Now, I can finally post this. Here is a project which occupied me for February and March. It's a sort-of sequel to the nebula starmap I made for my friend Sean. This is another nebula, but it's intentionally in the form of the Guinness beer Harp logo. Then, it's surrounded by acres and acres of very geeky Star Trek references and science-fiction in-jokes.
The file ended up being a whopping seven by five feet at print resolution, so Blogger can only show the image as a postage stamp by comparison. A couple of months ago, I made a series of planets here on JSVB: each of them ended up as a feature on this map. Then I decided I had to make a big Star Trek frame piece with accurate screens and buttons. My client, Sean's brother Earl, did not ask for most of these things, but I knew he would want them and in the end, he paid most generously for them. Some of the money went to purchasing some good art books, and the rest went into the ever-present, seldom-changing mortgage.
Creating this file, I made any number of mistakes and learned about some new techniques. At the forefront is Photoshop's PSB file system, which is new to me but has been around for nearly a decade. Photoshop PSD files, the default, can only -only- go up to 4 GB in size. PSB's can go to any size in terms of memory space, but have a limit of 300,000 by 300,000 pixels or 30,000 times the size of an average computer monitor.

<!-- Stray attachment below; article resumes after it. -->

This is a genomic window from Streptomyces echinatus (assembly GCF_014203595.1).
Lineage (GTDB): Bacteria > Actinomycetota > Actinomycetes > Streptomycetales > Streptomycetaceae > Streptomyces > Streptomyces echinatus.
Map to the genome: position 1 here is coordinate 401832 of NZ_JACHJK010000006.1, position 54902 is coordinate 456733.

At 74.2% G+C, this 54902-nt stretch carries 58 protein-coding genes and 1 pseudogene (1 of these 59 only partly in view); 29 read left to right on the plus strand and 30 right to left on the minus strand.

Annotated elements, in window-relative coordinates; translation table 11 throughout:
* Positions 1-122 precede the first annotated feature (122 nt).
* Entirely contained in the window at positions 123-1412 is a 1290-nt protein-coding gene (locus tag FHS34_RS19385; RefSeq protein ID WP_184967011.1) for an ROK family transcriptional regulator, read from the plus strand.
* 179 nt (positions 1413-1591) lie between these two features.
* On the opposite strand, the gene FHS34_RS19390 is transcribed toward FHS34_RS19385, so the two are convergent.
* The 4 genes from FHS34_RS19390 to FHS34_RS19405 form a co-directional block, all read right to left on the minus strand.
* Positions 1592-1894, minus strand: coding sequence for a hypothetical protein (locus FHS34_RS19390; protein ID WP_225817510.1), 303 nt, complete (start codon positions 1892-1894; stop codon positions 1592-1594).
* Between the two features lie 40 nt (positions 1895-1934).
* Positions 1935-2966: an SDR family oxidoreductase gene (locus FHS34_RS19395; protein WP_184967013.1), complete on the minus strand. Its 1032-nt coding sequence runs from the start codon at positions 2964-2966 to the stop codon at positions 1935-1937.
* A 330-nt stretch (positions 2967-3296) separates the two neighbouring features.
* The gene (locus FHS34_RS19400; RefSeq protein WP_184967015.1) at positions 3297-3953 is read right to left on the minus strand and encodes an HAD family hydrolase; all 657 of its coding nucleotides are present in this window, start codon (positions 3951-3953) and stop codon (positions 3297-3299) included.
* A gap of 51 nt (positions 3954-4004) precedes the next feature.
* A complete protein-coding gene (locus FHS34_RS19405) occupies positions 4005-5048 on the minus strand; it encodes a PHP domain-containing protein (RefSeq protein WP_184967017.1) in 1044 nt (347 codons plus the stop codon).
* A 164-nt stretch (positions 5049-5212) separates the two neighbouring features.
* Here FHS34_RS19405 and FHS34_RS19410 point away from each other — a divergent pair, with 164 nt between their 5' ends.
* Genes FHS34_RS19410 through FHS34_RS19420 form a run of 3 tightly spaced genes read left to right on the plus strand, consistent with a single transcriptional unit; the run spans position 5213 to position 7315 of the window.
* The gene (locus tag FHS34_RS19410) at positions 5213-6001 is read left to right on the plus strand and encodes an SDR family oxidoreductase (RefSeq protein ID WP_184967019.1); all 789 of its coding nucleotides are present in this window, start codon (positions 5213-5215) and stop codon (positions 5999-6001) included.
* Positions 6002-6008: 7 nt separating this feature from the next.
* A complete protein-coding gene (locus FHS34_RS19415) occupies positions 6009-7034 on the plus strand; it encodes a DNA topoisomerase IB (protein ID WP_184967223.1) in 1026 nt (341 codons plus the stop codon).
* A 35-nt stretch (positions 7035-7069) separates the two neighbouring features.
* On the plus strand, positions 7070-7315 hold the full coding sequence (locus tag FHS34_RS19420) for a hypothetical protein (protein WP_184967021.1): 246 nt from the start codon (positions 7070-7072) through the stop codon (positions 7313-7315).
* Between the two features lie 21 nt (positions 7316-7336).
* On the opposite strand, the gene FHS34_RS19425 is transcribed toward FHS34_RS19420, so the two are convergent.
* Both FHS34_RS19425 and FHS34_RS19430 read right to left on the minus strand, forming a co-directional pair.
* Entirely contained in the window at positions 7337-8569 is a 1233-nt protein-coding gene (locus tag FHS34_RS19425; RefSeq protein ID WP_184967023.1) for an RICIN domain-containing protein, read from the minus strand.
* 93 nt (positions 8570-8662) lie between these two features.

I have a friend whose life's work doctorate fits easily on a CD-ROM. A single CD-ROM holds 650 MB of data. This picture topped out at 14GB, so he would need 21 doctorate degrees for his work to equal mine, more or less. Put another way, you need 200 million words to fill one GB of memory. This picture is worth two billion eight hundred million words. I'll keep the remainder of my comments more brief than that.
The size of this image repeatedly crippled my graphics card and completely clogged my hard drive with drafts. It took a day after I put the final touches on this project just to get my computer back into good enough shape to play games again.
The printing company I used had no trouble printing a PSB file. He seemed to enjoy printing my creative stuff, but like me, he also enjoys getting paid.
Check out the Nebula map by please clicking here.